Adding to the complexity of the design problem are the issues of privacy and enclosure in a limited space. Privacy cubicles were excluded from the habitation module due to cost and spatial considerations. Areas for display of personal items, such as photographs, are not designated, but are frequently chosen by each astronaut, as might be done by participants in any common workplace gathering area. When sleeping in this module, astronauts will slip into a piece of equipment that looks like a sleeping bag with armholes. The bag attaches to the ratcheted tracks on each of the four walls by a tether. While they sleep, astronauts float freely, attached to their tether, in the micro-gravity environment. There will be multiple modules in the space station and astronauts will be able to seek privacy by moving to another, unoccupied module. This is an important consideration since the interior space in the subject module measures only seven feet by twenty-seven feet.
This class project was generated by the instructor's research with NASA and by NASA's commitment to provide resources for education. Engineers at Marshall Space Flight Center suggested the design project and provided precedent for the need for interior design in micro-gravity environments (Wise, 1990). Wise writes, "The lessons to be learned here are that questions of space station interior design are as amenable as those of engineering design to rigorous analysis, and that there are some surprises in store that take the evaluation of interiors well beyond their visual or other casual impressions (1990, p. 10)." The process of this class project is discussed in this paper.
To design an unconventional interior environment while completing a series of presentations using a variety of 3-D CAD techniques along with traditional rendering.
Objectives of the Project
- To demonstrate an understanding of design in a confined, micro-gravity environment adaptable to clients with varied anthropometric characteristics. To demonstrate an understanding of designing an environment in which all surfaces must be suitable for functional and tactile contact by its occupants.
- To demonstrate ability to convert written and verbal information on an unconventional environment into readable and understandable graphics presentations.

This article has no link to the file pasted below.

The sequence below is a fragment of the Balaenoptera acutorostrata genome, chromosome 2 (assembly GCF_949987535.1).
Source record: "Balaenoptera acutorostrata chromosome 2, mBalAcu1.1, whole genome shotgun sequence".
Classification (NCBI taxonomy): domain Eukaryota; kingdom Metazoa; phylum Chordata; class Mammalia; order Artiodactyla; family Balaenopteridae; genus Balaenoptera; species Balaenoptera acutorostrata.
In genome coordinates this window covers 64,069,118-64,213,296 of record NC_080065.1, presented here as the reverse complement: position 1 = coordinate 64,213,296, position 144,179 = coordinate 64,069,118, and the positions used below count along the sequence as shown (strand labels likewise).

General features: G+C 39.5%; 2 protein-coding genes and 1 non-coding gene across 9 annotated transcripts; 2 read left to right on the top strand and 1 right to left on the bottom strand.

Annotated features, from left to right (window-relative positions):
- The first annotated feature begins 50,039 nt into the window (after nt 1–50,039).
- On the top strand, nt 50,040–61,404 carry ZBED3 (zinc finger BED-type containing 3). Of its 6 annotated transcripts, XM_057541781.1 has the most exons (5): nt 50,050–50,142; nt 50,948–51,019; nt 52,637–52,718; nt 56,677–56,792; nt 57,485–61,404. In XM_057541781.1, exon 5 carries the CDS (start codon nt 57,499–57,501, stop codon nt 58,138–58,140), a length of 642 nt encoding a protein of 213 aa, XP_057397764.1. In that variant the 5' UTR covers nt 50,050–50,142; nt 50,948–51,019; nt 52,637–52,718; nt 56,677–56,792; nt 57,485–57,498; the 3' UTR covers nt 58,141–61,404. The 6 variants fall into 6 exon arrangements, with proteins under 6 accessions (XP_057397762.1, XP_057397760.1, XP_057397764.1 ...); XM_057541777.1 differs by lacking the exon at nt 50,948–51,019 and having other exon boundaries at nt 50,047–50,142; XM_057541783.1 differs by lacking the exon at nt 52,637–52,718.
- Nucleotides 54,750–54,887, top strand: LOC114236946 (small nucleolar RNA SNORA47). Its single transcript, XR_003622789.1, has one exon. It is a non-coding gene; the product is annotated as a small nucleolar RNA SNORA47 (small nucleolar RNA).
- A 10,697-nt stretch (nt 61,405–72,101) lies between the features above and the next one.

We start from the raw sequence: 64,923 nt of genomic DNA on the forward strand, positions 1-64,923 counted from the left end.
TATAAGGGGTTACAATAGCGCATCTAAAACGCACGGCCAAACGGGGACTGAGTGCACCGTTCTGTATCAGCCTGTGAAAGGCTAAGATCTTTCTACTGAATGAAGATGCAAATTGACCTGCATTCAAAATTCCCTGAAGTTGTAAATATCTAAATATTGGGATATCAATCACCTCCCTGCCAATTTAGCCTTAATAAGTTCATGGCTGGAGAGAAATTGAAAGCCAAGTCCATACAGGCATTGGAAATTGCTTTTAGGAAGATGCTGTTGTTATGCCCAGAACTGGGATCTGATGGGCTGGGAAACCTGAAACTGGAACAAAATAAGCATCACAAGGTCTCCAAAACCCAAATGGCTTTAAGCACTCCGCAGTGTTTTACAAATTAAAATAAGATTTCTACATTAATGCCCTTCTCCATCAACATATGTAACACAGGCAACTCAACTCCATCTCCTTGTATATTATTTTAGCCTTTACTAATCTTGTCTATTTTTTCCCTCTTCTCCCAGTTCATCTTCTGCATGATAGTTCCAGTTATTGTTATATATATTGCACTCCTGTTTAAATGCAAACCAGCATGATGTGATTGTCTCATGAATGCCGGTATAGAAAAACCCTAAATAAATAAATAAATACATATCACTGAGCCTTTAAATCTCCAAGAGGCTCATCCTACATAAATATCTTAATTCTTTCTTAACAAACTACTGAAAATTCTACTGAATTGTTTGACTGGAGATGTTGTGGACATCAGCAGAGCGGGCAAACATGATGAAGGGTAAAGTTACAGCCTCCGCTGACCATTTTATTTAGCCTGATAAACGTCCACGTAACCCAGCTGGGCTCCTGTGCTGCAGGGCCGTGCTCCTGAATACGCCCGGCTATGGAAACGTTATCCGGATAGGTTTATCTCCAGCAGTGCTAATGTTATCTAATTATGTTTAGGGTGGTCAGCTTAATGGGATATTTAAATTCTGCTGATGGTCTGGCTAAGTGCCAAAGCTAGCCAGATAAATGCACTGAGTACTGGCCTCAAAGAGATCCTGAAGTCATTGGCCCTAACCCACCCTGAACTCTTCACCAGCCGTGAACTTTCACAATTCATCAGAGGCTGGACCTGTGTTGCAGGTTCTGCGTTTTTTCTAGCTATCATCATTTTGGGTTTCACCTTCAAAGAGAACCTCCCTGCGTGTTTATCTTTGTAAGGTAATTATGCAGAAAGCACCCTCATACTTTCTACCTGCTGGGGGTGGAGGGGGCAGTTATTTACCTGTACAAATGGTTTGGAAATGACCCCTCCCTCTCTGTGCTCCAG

- To demonstrate ability to use a CAD system for drawings, slide presentations, and importation of non-AutoCAD files while using traditional rendering media.
MSFC's Crew Systems Branch and The Boeing Company contributed necessary dimensions, data, and some of the literature. A dialogue between students and NASA personnel provided information during class trips and conference calls to MSFC. During these interactions, class members accumulated additional pertinent information through demonstrations, lectures, and readings on micro-gravity environments, and the history, feasibility, and design of the space station. At MSFC, class members visited: (a) the neutral-buoyancy training tank [a water filled four story building containing a full scale model of the shuttle bay and the Hubble telescope] where micro-gravity task training takes place, (b) the full scale models of the ISS modules, (c) the virtual reality training lab, (d) the flat floor training surface [a minimum friction surface that follows the curve of the earth's surface], and (e) the U.S. Space and Rocket Center.
The first year that this design problem was presented to students, the class communicated with MSFC via conference calls. The succeeding classes traveled to MSFC before beginning their design project. In order to prepare for designing for life in space students studied changes that occur to the human body in a micro-gravity environment, what humans do to adapt to the change from Earth's gravity, and how to design a living and working environment suitable for these changes and adaptations. Students participated in demonstrations and lectures by NASA engineers and Boeing officials who challenged them to create a more comfortable and functional habitation module.